Tariff Act of 1930 based on unfair methods of competition and unfair 
acts in the importation or sale of articles in the United States that 
have the threat or effect of destroying or substantially injuring an 
industry in the United States or preventing the establishment of such 
an industry under section 337(a)(1)(A)(i) or (ii), include a detailed 
statement as to whether an alleged domestic industry exists or is in 
the process of being established (i.e., for the latter, facts showing 
that there is a significant likelihood that an industry will be 
established in the future), and include a detailed description of the 
domestic industry affected, including the relevant operations of any 
licensees; or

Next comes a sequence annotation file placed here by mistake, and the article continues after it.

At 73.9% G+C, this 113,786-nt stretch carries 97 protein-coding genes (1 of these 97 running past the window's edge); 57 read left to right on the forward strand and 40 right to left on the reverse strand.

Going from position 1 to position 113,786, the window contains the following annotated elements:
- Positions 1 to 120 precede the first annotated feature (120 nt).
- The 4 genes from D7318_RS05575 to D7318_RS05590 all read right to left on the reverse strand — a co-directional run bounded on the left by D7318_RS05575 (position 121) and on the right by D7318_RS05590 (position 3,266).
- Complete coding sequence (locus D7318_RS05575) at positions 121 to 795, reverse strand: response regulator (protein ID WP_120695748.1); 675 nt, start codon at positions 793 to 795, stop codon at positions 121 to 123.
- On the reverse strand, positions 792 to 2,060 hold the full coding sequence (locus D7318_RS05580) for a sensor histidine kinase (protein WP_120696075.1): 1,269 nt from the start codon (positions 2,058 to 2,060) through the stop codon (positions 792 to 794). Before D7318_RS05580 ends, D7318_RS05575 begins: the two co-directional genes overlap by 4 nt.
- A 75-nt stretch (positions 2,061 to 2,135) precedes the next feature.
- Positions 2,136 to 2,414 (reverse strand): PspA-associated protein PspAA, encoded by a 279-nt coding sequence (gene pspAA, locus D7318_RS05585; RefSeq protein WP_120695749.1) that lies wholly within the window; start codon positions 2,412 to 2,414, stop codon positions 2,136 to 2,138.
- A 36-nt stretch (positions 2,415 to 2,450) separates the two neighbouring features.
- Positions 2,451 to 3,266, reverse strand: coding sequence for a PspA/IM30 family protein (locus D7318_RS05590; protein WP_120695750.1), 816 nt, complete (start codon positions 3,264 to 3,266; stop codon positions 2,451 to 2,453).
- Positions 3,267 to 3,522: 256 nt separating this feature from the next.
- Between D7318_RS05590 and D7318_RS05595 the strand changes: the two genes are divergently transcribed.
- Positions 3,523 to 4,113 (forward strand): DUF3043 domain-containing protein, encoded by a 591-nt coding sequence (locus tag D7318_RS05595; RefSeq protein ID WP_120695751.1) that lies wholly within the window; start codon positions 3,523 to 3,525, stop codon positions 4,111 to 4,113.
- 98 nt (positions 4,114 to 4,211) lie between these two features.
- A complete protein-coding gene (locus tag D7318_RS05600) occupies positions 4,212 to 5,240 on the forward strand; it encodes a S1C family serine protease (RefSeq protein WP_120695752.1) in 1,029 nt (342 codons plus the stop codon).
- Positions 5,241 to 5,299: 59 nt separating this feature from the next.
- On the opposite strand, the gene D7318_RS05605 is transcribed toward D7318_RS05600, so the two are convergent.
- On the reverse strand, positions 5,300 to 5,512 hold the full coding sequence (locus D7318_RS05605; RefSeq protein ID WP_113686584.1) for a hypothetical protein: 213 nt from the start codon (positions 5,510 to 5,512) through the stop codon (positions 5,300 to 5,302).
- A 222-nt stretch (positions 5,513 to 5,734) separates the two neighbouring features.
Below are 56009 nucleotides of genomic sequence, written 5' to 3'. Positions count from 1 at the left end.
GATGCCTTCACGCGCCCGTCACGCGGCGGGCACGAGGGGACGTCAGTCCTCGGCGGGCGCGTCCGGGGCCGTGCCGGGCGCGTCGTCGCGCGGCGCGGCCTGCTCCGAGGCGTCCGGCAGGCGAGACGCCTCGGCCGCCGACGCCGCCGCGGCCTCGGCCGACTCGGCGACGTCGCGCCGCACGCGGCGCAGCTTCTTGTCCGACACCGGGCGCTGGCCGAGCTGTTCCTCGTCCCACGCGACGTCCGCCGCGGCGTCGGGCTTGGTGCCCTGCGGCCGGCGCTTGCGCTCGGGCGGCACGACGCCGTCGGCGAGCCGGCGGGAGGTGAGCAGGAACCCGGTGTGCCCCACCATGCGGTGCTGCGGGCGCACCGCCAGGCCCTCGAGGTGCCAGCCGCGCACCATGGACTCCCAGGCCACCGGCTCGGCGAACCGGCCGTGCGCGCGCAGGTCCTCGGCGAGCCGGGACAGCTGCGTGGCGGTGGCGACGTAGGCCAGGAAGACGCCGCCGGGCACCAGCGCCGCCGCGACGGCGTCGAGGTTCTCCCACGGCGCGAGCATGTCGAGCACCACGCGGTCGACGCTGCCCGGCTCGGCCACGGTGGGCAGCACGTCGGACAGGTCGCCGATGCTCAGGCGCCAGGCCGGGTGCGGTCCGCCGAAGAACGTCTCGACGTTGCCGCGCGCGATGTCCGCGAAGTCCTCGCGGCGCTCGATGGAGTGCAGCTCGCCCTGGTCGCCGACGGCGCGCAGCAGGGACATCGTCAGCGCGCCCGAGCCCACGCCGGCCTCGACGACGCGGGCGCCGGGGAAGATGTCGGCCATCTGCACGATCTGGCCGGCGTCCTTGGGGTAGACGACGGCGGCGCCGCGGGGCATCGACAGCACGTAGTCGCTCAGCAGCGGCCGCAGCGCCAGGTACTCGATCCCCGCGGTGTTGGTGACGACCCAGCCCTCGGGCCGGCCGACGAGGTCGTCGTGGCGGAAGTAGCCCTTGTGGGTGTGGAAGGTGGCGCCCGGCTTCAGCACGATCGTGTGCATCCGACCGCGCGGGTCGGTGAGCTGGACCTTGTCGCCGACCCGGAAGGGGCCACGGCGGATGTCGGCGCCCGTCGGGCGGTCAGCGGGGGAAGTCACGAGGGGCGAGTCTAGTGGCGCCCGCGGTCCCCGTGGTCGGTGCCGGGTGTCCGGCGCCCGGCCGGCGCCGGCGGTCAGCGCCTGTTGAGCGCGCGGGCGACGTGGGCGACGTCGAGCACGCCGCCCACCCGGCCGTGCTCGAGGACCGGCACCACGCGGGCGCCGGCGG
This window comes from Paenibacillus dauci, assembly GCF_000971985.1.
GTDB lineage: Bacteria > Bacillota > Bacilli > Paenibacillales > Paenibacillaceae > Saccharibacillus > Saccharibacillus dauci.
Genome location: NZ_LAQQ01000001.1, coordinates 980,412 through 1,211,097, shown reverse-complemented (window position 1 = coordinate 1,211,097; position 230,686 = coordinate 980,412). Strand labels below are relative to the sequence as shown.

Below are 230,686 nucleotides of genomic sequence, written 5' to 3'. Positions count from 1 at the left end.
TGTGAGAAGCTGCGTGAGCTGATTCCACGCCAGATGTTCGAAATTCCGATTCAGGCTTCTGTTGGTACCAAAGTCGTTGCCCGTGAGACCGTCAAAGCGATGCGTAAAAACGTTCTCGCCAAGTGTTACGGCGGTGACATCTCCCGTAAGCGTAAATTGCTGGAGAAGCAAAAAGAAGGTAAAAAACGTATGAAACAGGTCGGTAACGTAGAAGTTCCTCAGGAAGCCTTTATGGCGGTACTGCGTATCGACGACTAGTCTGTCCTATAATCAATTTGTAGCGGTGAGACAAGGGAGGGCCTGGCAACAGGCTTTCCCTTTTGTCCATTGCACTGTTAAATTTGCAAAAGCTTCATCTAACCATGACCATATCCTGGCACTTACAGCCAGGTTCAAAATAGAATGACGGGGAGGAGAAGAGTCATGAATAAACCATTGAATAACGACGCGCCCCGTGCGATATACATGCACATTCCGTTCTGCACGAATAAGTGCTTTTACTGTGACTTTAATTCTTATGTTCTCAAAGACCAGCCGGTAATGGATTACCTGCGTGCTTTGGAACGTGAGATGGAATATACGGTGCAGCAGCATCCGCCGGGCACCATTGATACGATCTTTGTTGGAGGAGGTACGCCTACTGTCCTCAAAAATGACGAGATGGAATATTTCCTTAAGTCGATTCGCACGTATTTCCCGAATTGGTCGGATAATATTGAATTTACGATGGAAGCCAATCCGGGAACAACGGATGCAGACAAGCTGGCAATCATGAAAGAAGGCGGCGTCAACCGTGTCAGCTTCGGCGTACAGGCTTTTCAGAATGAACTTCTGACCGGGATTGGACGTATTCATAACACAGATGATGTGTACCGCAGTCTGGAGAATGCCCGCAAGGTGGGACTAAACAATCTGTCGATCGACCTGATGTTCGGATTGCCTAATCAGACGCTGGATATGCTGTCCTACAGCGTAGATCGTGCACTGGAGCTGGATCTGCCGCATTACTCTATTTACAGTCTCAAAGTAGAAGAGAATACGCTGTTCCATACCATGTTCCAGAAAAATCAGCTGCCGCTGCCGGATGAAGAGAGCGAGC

* * * * *
    (11) Contain a request for relief, including a statement as to 
whether a limited exclusion order, general exclusion order, and/or 
cease and desist orders are being requested, and if temporary relief is 
requested under section 337(e) and/or (f) of the Tariff Act of 1930, a 
motion for such relief shall accompany the complaint as provided in 
Sec.  210.52(a) or may follow the complaint as provided in Sec.  
210.53(a).
    (12) Contain a clear statement in plain English of the category of 
products accused. For example, the caption of the investigation might 
refer to ``certain electronic devices,'' but the complaint would 
provide a further statement to identify the type of products involved 
in plain English such as mobile devices, tablets, or computers.
* * * * *
0
11. Amend Sec.  210.13 by revising the first sentence of paragraph (b) 
to read as follows:


Sec.  210.13  The response.

* * * * *
    (b) * * * In addition to conforming to the requirements of 
Sec. Sec.  210.4 and 210.5 of this part, each response shall be under 
oath and signed by respondent or his duly authorized officer, attorney, 
or agent with the name, address, and telephone number of the respondent